Grace and the Psychology of God

June 5, 2015 Length: 12:25

Does God have feelings? Can we influence how he feels? Fr. Stephen looks carefully at the theology of grace and the idea of the psychology of God.





We are human beings. We think; we feel—though I like to think that my dog thinks and feels. The semi-imaginary conversations we have as we take our long, daily walks are fairly entertaining for me, even though I have to supply his side of the dialogue.

But God is not a dog. But we supply his dialog as well and we impute to him thoughts and feelings like our own. For instance, we think God is angry. God is pleased. God is gentle. God is stern. For many Christians, managing God’s emotions and thoughts can be at least as serious as the many other co-dependent struggles of their day.

So we think, “Will God hate me if…?” I’ve heard this question more than once. It tells me nothing about God, but it tells me a world about the inner torture of someone who asks it.

So I’ll be clear at the outset: God does not feel as we do. God does not think as we do. We use language of thinking and feeling when we speak about God because we are human beings and it’s what we understand, but the poetic language of Scripture in such matters becomes something that’s utterly misleading, even delusional, when it’s codified into the principles of theology. And they can become the stuff of deep neurosis and psychotic delusions in the minds and hearts of the weak.

There is no psychology of the Divine.

When I was a child I was taught that grace was “God’s unmerited favor.” It sounded theological, and, understood in a certain manner, it’s correct. But, like all psychological descriptions of God, it fails to adequately say what must be said. God does not have an “attitude.” “Favor” and “disfavor” are images that carry a theological meaning, but they mislead if they’re understood in anything like a literal manner.

Orthodox teaching declares that grace is “uncreated.” By this it means that grace is nothing other than God Himself. It is God’s Life or the divine energies, as we say. Grace is the action of God in the world, in my life, within my being, and grace is not God’s actions apart from God (that is, simple effects), but the very acting of God in the world is God himself. God is his acting.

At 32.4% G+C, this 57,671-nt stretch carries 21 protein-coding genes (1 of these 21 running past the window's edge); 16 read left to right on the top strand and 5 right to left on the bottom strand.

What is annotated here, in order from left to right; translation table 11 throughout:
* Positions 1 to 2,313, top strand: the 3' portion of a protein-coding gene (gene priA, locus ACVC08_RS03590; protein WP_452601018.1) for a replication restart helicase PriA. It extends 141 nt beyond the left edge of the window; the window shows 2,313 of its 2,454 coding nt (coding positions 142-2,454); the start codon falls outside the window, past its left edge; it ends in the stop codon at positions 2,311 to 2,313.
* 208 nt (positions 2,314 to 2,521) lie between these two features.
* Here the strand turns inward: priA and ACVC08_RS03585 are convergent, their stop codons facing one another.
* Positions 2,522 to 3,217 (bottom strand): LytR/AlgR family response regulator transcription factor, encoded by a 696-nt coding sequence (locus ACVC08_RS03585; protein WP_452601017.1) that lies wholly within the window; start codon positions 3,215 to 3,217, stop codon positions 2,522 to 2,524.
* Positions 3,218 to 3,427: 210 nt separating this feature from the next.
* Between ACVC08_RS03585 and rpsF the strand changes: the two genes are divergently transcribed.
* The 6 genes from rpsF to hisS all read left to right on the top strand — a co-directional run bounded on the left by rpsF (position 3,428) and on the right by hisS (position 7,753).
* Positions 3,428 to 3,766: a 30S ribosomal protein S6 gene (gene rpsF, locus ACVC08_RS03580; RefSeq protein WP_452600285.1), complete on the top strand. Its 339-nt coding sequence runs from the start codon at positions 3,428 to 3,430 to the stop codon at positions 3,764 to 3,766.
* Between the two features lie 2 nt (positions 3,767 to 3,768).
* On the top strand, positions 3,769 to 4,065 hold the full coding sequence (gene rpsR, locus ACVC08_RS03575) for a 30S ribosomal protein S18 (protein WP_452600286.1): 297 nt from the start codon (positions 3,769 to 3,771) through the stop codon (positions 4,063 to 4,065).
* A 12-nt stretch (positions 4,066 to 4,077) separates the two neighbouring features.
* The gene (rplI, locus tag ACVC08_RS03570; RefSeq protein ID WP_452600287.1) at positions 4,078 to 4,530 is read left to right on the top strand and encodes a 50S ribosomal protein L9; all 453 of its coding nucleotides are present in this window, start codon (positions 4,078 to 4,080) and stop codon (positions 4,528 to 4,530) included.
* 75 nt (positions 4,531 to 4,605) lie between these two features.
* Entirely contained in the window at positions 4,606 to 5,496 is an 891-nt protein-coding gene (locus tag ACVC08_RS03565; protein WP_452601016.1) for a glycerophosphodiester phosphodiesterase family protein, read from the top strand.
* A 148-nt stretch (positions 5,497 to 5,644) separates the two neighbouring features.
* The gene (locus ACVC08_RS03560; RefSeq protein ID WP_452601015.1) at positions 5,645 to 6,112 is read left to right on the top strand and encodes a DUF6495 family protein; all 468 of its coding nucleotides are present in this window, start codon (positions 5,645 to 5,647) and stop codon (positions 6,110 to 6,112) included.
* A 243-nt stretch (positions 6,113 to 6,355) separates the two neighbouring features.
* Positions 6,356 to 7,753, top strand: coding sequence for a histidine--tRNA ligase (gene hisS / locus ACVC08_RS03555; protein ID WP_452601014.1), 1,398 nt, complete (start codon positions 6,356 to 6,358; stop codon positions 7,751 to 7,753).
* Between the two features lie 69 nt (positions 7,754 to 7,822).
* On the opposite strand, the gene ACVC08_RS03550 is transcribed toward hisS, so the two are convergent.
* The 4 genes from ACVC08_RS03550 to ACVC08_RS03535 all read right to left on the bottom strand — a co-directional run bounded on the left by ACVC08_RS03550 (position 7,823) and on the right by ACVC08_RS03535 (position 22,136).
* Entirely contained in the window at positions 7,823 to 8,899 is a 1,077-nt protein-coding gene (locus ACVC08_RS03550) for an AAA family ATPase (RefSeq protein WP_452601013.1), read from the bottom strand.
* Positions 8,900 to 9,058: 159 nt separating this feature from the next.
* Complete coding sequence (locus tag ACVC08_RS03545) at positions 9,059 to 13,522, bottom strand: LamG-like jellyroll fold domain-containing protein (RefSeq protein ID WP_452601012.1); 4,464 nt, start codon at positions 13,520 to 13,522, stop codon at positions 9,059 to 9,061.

When St. Paul writes that we are saved by grace through faith, he is not making reference to God’s attitude towards us. Nor when he says the “wrath of God comes upon the sons of disobedience” is he describing a change in God’s inner affect. The universe is not the playground of divine emotion.

The God whom we worship is the Creator of all that is. He is the author of our being. He sustains all things in their very existence. He is the source of all good. The work of our salvation does not consist in bringing about desirable emotions in God. We are told that God “is not willing that any should perish, but that all should come to repentance.” If God did not immediately and relentlessly will good for us, then no one would even continue in existence. Being and existence are inherently good things. The very fact that we exist is itself a witness of God’s good will for us.

The Scriptures certainly use the language of emotion when speaking of God, but the language is figurative. Emotions are part of the human condition, and even at that, they are, more often than not, symptoms of our disordered existence.

Anger, for instance, is understood as one of the faculties or energies of the rational soul. It has a proper (unsinful) use in the human soul—normally as a burst of energy associated with a quick and appropriate responses to certain situations. But such an accurate description of human anger has no association with God. God doesn’t need a sudden burst of energy. And though Christ, the Incarnate Son of God, indeed has a human soul, its purpose is not to be understood as supplying the godhead with human emotions. Proverbs says:

Wrath is cruel and anger a flood. Who is able to stand before jealousy? (Proverbs 27:4)

While this accurately describes human beings, and such words are applied to God, God in no way can be described as cruel. Anger is metaphorical. So we read in St. Isaac of Syria… He says:

That we should imagine that anger, wrath, jealousy and such have anything to do with the divine nature is something utterly abhorrent for us: no one in their right mind, no one who has any understanding (at all) can possibly come to such madness as to think anything of the sort about God.

I have read at least one evaluation of St. Isaac’s thought that tried to dismiss it as coming from his supposed Nestorian tendencies, but this is simply just incorrect. He speaks here of the divine nature, not of Christology. Besides, what he says is simply proper Orthodox theology.